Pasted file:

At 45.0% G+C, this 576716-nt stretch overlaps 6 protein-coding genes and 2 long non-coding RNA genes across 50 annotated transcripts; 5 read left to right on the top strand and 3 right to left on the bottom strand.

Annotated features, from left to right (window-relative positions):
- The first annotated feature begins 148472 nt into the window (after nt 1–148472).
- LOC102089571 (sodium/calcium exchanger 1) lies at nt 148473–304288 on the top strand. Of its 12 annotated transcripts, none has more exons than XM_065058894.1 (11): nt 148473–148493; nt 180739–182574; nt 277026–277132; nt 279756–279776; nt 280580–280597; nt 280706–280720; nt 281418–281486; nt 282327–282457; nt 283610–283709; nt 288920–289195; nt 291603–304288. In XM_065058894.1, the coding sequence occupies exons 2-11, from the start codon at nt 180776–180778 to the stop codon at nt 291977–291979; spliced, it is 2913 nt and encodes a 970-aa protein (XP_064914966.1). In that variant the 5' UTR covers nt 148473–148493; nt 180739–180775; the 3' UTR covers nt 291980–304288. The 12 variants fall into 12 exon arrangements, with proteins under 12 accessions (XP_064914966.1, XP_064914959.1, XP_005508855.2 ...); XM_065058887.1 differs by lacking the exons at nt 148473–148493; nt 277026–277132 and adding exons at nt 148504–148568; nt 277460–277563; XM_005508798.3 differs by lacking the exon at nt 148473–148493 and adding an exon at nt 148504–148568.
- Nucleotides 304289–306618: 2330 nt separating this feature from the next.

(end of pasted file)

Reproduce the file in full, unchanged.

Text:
At 45.0% G+C, this 576716-nt stretch overlaps 6 protein-coding genes and 2 long non-coding RNA genes across 50 annotated transcripts; 5 read left to right on the top strand and 3 right to left on the bottom strand.

Annotated features, from left to right (window-relative positions):
- The first annotated feature begins 148472 nt into the window (after nt 1–148472).
- LOC102089571 (sodium/calcium exchanger 1) lies at nt 148473–304288 on the top strand. Of its 12 annotated transcripts, none has more exons than XM_065058894.1 (11): nt 148473–148493; nt 180739–182574; nt 277026–277132; nt 279756–279776; nt 280580–280597; nt 280706–280720; nt 281418–281486; nt 282327–282457; nt 283610–283709; nt 288920–289195; nt 291603–304288. In XM_065058894.1, the coding sequence occupies exons 2-11, from the start codon at nt 180776–180778 to the stop codon at nt 291977–291979; spliced, it is 2913 nt and encodes a 970-aa protein (XP_064914966.1). In that variant the 5' UTR covers nt 148473–148493; nt 180739–180775; the 3' UTR covers nt 291980–304288. The 12 variants fall into 12 exon arrangements, with proteins under 12 accessions (XP_064914966.1, XP_064914959.1, XP_005508855.2 ...); XM_065058887.1 differs by lacking the exons at nt 148473–148493; nt 277026–277132 and adding exons at nt 148504–148568; nt 277460–277563; XM_005508798.3 differs by lacking the exon at nt 148473–148493 and adding an exon at nt 148504–148568.
- Nucleotides 304289–306618: 2330 nt separating this feature from the next.